We have supper in a cafe. We sit at a low counter on short rectangle stools by a wall of windows. Outside, the sun slants into the street where people greet other people and cars and bicycles pause for red lights. She points at all the porcelain potted plants and finds silky flowers on a prickly succulent. She asks about tomorrow and we talk about today, while we pick at a peanut butter cookie and drink from a jar of yogurt/berry smoothie before the arrival of our salad and macaroni, for which she isn't hungry.
After supper, we stomp down cement stairs to the belly of our little city. We jump on cigarette butted sidewalks, wait beside crosswalks and look up at living ceilings of leaves. She wears a sun hat over her silky straw-colored curls and holds a wilted dandelion. Her cheeks and fingernails are filthy. She wants to run without her hand in mine as fast as she can and so I jog along beside her, reminding her to look up for strangers and reminding myself not to worry so much about the time and what other people think. She's only two. She will be three years old in three months, but for now, she is still only two and I am still only thirty-four and yes it is bedtime, but it is also springtime.
At home, standing beside her bathtub, she sobs. She doesn't want bubbles. She is so sleepy. It's been a long day. With my foot, I splash the soapy foam away. She climbs in and sits. She wants to play. I want the dirt to wash away and to get her soft body into pajamas, and into bed and then deep deep deep into sleep. She doesn't like warm bathwater on her face or near her eyes, but if she could bathe in a swimming pool or lake, she would jump right in, welcoming the water to wet her all over. Aren't children so interesting?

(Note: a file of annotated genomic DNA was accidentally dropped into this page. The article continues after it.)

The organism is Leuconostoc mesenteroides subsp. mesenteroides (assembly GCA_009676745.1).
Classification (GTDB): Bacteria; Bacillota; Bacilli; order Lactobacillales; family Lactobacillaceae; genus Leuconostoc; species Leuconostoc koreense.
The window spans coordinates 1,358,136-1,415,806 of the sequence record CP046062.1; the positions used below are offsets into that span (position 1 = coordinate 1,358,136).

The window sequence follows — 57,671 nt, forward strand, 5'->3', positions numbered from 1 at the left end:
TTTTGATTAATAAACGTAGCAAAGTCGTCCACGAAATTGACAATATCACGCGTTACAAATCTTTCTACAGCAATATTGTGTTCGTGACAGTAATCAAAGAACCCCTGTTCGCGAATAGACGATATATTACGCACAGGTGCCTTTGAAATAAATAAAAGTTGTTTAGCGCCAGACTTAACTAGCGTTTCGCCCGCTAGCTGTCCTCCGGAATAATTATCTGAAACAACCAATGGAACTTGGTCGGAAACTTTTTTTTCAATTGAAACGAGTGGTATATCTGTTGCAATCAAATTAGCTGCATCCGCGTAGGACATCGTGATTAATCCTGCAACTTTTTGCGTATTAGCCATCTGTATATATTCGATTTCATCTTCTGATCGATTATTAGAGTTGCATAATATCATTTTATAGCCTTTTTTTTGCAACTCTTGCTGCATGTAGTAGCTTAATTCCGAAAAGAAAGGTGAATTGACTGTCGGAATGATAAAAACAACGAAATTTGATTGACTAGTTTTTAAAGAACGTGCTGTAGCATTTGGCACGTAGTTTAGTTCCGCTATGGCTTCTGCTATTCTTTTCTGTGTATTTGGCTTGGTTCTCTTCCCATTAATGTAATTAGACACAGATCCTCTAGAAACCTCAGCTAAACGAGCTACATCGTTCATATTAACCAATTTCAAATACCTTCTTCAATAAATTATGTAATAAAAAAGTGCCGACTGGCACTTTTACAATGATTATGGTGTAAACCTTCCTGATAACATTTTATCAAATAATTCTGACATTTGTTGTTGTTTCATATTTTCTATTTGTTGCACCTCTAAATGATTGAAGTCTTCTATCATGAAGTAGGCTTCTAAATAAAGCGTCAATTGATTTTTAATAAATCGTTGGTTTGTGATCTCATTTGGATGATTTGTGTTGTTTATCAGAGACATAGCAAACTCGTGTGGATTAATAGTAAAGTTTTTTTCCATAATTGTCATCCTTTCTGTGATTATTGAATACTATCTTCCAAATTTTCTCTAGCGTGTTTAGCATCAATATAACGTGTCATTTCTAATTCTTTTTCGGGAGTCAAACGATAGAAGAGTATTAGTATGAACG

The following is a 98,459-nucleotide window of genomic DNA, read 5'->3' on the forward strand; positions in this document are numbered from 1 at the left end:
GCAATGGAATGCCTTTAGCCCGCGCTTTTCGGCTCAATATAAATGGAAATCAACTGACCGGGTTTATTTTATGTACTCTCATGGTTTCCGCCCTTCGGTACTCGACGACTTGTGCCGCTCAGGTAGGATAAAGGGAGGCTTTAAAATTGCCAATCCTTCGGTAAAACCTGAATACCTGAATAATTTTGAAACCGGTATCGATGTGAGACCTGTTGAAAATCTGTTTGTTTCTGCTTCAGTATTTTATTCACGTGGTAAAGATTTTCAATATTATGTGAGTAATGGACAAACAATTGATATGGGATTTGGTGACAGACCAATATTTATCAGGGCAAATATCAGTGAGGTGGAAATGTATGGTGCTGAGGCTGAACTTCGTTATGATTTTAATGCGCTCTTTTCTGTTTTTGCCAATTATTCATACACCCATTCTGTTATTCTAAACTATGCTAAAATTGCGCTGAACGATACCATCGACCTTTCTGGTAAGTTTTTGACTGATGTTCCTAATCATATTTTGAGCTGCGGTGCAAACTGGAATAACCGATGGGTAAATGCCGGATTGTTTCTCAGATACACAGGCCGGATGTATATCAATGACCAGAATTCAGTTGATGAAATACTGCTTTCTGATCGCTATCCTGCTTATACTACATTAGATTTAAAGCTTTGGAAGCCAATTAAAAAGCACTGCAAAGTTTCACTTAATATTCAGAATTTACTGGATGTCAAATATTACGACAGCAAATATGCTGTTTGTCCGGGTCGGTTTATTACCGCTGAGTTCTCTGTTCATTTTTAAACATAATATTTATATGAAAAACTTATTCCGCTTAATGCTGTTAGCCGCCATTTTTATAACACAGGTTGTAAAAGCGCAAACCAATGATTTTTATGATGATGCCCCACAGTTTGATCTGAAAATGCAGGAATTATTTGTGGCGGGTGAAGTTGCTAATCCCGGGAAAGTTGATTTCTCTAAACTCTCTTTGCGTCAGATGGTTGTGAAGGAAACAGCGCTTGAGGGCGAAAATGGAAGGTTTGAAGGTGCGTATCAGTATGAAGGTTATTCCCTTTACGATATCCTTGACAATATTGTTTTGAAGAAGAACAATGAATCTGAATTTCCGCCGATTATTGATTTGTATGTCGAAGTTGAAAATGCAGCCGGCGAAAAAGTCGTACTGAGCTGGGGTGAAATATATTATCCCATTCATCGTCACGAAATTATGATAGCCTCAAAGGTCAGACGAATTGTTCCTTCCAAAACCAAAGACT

We read books. Then in the dark, i tell her stories and sing about sunshine. Tonight, it is only me and her. Tonight, Daddy is teaching. And no longer do we have a sleepy doggie sighing in the corner, nor feel her heat on our blanket feet. Every couple of days she asks me where she is and i say simply that she is away. Sometimes, i say that she's gone and that she's can't live here anymore because she wasn't safe, but then i worry that whenever she isn't safe, she'll wonder if we're going to send her away too. But what is better? To tell her that the dog died because she wasn't gentle? I'm not going to discuss the death penalty with her now, nor much at all of the whole truth. Therefore, i keep it short and vague. She's away, i say, away.
Once she is sleeping, i wash the dishes, then i crawl into bed. i leave the window open and listen to the wind of the highway. What if i never feel again like an I (a capital letter I, a proper noun, tall and slender, self-important). Tonight, i feel small but full. i think that means i must be small (though my feet are long and crooked, my hands are big and boney and i am as tall as i am tall.) Perhaps i am small because i feel small and i feel small because i am quite small (in the world that is). That's fine with me now, i think. Yes, i want to be seen, but no longer do i feel the need to be queen.